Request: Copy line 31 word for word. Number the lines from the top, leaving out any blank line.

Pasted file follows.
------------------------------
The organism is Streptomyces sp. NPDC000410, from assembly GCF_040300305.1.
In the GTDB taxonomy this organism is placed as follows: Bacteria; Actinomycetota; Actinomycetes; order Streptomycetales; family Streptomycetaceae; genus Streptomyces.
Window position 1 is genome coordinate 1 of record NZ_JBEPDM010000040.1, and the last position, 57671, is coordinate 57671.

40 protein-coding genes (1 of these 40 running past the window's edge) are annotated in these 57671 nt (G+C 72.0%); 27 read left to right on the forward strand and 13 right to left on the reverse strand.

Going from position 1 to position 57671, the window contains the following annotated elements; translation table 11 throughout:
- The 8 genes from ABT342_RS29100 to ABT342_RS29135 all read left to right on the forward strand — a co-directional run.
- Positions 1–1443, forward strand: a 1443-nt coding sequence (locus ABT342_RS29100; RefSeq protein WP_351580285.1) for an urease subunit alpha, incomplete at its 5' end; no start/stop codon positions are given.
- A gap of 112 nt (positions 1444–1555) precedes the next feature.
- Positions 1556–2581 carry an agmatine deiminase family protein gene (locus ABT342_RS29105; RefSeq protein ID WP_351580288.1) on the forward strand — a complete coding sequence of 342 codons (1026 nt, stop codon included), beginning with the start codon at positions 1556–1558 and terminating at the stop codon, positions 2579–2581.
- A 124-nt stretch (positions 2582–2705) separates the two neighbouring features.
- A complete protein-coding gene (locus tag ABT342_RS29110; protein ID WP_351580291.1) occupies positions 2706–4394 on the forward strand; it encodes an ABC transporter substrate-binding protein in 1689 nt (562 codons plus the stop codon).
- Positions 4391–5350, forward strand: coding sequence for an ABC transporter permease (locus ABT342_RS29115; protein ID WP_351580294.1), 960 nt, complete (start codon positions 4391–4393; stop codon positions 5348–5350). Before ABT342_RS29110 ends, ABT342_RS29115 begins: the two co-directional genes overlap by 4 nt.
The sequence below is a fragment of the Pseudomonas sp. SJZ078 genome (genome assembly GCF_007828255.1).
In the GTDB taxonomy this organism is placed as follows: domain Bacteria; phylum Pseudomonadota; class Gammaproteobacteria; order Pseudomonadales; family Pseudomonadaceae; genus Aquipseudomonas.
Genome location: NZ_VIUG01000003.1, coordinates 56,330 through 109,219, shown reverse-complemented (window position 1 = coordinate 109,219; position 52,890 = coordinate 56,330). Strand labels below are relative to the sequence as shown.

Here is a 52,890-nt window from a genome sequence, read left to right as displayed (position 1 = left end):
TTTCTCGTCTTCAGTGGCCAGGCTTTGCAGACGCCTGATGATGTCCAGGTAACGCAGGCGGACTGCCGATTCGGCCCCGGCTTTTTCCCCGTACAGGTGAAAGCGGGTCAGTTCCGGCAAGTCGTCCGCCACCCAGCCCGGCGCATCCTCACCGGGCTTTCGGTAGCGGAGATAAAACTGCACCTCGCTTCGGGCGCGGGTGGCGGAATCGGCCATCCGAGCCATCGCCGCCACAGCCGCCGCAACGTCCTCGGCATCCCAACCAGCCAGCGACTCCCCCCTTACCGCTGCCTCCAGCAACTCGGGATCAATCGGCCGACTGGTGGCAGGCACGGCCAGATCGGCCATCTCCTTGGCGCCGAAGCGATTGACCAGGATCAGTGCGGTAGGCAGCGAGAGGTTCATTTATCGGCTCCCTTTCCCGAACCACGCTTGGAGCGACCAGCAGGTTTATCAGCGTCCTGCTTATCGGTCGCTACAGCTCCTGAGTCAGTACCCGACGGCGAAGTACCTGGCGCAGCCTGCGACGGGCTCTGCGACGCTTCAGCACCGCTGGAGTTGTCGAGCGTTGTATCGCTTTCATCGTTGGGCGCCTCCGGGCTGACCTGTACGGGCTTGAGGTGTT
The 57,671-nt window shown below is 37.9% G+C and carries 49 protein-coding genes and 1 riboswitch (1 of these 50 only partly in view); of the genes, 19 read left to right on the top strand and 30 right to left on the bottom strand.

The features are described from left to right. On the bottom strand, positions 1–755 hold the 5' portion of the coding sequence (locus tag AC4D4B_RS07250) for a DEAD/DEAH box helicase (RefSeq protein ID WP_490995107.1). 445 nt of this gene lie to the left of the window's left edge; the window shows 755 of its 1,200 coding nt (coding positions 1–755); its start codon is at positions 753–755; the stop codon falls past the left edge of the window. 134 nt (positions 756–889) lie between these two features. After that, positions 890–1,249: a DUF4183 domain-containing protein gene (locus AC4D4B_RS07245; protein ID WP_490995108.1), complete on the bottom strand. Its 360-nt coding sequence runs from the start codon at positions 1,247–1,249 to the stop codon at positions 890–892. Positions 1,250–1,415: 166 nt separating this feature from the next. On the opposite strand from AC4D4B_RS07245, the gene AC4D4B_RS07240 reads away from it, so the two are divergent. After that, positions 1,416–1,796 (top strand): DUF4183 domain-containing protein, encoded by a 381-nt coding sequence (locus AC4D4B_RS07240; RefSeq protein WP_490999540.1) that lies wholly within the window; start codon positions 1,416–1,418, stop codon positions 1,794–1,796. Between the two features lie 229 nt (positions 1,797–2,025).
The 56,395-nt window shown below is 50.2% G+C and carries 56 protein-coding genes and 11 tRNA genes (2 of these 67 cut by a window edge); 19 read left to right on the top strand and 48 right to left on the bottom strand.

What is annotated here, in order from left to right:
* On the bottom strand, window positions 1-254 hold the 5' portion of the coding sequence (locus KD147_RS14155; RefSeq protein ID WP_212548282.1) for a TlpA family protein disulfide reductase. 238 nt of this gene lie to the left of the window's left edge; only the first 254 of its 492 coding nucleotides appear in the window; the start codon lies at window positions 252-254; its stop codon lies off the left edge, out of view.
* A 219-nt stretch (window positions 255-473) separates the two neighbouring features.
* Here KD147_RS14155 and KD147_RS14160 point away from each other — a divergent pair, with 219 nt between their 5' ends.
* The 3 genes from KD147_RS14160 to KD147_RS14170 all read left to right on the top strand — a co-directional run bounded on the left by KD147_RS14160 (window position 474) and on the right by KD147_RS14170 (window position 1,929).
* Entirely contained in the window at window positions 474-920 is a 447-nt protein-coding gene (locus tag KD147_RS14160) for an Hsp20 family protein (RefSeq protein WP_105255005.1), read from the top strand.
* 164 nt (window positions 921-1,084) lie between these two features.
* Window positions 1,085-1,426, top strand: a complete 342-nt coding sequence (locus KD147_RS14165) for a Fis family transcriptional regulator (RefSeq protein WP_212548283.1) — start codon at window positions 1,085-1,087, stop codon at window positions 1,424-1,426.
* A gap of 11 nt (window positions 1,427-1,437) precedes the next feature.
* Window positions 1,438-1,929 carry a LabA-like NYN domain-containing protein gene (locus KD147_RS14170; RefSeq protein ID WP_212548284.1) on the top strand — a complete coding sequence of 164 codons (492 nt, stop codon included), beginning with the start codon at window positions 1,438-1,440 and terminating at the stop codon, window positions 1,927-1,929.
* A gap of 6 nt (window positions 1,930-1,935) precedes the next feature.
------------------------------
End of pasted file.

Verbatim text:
* A gap of 6 nt (window positions 1,930-1,935) precedes the next feature.